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Throughout history, there has been a desire to use machines to replace human beings. Kurt Vonnegut uses this as the basis of his novel “Player Piano”, by noting the ways machines have been integrated into the workplace. “First the musclework, then the routine work, then, maybe, the real brainwork”. If computers are better than us at calculating complex equations and analyzing large sets of data, why couldn’t they be used to create the proofs and theorems that make up math itself?

For example, I could create a propositional calculus that has the definition “A rectangle has four right angles” and the definition that “A right angle has 90 degrees”. Then, I could create a computer program that can modify the given rules, and test to see if certain new theorems were true. Perhaps my program could use the first two rules to “discover” the idea that the interior angles of a rectangle sum up to 360 degrees! Left running for a few weeks, could my computer figure out all of geometry, and then move on to discover topology and statistics by itself?

For the first thirty years of this century,
many top scientists studied the *metamathematics* of trying to derive all
of mathematics from a few basic proofs and a solid propositional calculus. In
1910, Alfred North Whitehead and Bertrand Russell thought they had the problem
solved by publishing “Principia Mathematica”, a giant exploration of the
foundations of mathematical logic. Hundreds of lines of their proof are spent discussing
the cardinality of the number “1”, or the idea of assertions or true/ false
statements. For years afterward, mathematicians debated whether this new grand
system of Russell and Whitehead’s was consistent (contradiction-free) and complete
(i.e. every true statement of number theory could be derived from the Principia
Mathematica).

Then, in 1931, a mathematician named Kurt Gödel shattered the foundation of P.M. by publishing a paper called “On Formally Undecidable Propositions in Principia Mathematica and Related Systems 1”. He analyzed the following sentence:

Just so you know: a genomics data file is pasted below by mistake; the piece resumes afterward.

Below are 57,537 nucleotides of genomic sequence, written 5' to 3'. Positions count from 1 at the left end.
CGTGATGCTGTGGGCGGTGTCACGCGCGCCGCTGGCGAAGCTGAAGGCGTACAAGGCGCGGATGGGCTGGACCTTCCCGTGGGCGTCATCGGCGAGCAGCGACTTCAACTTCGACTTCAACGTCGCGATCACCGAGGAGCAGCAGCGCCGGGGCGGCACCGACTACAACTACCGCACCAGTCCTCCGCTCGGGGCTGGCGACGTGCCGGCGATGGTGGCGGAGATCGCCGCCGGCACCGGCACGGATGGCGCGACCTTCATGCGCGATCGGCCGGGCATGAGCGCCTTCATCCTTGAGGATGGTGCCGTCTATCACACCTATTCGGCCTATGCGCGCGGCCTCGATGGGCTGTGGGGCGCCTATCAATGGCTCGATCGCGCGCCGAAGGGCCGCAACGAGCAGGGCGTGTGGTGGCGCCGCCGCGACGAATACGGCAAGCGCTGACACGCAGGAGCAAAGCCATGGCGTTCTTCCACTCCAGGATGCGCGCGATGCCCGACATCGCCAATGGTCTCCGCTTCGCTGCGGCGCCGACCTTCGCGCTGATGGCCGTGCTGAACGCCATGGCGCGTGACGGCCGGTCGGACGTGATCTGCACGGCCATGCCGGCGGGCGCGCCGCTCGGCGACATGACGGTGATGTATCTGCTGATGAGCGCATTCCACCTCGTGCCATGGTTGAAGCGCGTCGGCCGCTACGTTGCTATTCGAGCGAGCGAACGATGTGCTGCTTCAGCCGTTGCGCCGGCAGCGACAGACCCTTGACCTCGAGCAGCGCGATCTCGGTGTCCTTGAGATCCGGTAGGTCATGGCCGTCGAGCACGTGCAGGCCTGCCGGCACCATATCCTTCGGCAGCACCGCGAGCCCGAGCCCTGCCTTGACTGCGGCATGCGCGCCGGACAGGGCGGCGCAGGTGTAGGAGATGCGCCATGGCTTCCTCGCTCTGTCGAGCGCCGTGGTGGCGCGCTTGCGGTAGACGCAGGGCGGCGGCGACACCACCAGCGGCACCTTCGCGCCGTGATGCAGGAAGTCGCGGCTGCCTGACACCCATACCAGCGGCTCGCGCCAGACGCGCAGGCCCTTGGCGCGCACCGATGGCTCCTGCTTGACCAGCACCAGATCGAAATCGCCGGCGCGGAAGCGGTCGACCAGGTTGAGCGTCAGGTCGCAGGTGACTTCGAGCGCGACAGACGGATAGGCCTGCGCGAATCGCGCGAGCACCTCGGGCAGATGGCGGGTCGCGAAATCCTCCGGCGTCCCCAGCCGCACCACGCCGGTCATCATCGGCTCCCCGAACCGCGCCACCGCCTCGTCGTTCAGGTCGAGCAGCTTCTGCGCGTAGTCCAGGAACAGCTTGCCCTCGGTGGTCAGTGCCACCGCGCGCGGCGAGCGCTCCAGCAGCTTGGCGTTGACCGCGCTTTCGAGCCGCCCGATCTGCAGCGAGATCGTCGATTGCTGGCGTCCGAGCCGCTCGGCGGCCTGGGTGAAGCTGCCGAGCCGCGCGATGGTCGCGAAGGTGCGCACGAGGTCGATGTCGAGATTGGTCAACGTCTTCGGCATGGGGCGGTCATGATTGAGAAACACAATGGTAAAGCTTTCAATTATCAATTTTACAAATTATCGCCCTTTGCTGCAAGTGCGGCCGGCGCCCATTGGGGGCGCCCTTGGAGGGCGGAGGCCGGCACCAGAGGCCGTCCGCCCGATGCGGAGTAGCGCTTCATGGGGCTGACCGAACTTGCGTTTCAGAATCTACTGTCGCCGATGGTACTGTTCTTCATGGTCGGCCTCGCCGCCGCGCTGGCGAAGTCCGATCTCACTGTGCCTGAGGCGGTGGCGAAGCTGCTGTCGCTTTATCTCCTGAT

In can be shown that the above sentence could be true and valid, but still be unprovable within Whitehead and Russell’s calculus. The idea is similar to the paradox, “This sentence is false”, which is neither true nor false, but exists in a separate world from simple true or false statements.

So, how is this applicable to the
Verification Logic we have learned in CSCI 3155? In class, we talked about how
we could determine if a loop is infinite or if it terminates. Gödel’s Theorem
was used in 1937 by another mathematician, Alan Turing, to prove the
unsolvability of the “halting problem”. In the same way that a formal logic cannot
discover the rules that govern itself, a program cannot decide if *it itself*
will ever terminate. It is important for students to realize that the tools of Verification
Logic are powerful, but not complete.

I personally dislike the idea that a complete solution can be achieved by the sum of smaller bits. This idea is at the heart of science and math, but doesn’t take into consideration the “holistic” nature of human knowledge. The field of artificial intelligence has suffered due to the idea that adding “enough” knowledge to a system will suddenly make it self-aware or intelligent. Kurt Vonnegut agreed with the futility of adding up rules upon rules of facts in another book, “Cat’s Cradle”:

“(Dr. Breed said that) New knowledge is the most valuable commodity on earth. The more truth we have to work with, the richer we become. Had I been a Bokononist then, that statement would have made me howl.”

Hájek, Petr (Editor) “Gödel ‘96” Bruno, Czech Republic, August 1996Proceedings

Hofstadter, Douglas R. “Gödel, Escher, Bach: and Eternal Golden Braid” Basic Books, Inc. New York, 1979

Vonnegut Jr., Kurt “Cat’s Cradle” Dell Publishing Co, Inc. New York 1963

Vonnegut Jr., Kurt “Player Piano” Dell Publishing Co, Inc. New York 1952

Whitehead, Alfred North and Russell, Bertrand “Principia Mathematica” Cambridge University London 1910